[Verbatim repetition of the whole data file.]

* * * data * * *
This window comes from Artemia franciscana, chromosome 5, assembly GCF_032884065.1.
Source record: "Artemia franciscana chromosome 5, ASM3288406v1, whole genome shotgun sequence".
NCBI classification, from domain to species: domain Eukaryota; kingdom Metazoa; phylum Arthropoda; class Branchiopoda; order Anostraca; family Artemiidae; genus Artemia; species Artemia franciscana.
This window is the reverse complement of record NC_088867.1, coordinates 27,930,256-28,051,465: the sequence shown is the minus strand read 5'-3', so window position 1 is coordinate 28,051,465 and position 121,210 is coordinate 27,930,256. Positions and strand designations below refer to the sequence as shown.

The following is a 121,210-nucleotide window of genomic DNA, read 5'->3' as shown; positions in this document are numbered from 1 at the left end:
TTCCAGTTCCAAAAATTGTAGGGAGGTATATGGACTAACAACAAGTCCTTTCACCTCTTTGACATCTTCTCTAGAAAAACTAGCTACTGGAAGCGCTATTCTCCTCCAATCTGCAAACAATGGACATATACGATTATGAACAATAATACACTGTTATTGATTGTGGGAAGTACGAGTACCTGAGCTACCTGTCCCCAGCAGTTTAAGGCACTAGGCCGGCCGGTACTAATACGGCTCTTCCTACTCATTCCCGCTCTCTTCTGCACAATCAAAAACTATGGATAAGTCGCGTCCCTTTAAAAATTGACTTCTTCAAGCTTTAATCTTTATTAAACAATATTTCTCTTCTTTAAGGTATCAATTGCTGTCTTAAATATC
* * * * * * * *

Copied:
This window comes from Artemia franciscana, chromosome 5, assembly GCF_032884065.1.
Source record: "Artemia franciscana chromosome 5, ASM3288406v1, whole genome shotgun sequence".
NCBI classification, from domain to species: domain Eukaryota; kingdom Metazoa; phylum Arthropoda; class Branchiopoda; order Anostraca; family Artemiidae; genus Artemia; species Artemia franciscana.
This window is the reverse complement of record NC_088867.1, coordinates 27,930,256-28,051,465: the sequence shown is the minus strand read 5'-3', so window position 1 is coordinate 28,051,465 and position 121,210 is coordinate 27,930,256. Positions and strand designations below refer to the sequence as shown.

The following is a 121,210-nucleotide window of genomic DNA, read 5'->3' as shown; positions in this document are numbered from 1 at the left end:
TTCCAGTTCCAAAAATTGTAGGGAGGTATATGGACTAACAACAAGTCCTTTCACCTCTTTGACATCTTCTCTAGAAAAACTAGCTACTGGAAGCGCTATTCTCCTCCAATCTGCAAACAATGGACATATACGATTATGAACAATAATACACTGTTATTGATTGTGGGAAGTACGAGTACCTGAGCTACCTGTCCCCAGCAGTTTAAGGCACTAGGCCGGCCGGTACTAATACGGCTCTTCCTACTCATTCCCGCTCTCTTCTGCACAATCAAAAACTATGGATAAGTCGCGTCCCTTTAAAAATTGACTTCTTCAAGCTTTAATCTTTATTAAACAATATTTCTCTTCTTTAAGGTATCAATTGCTGTCTTAAATATC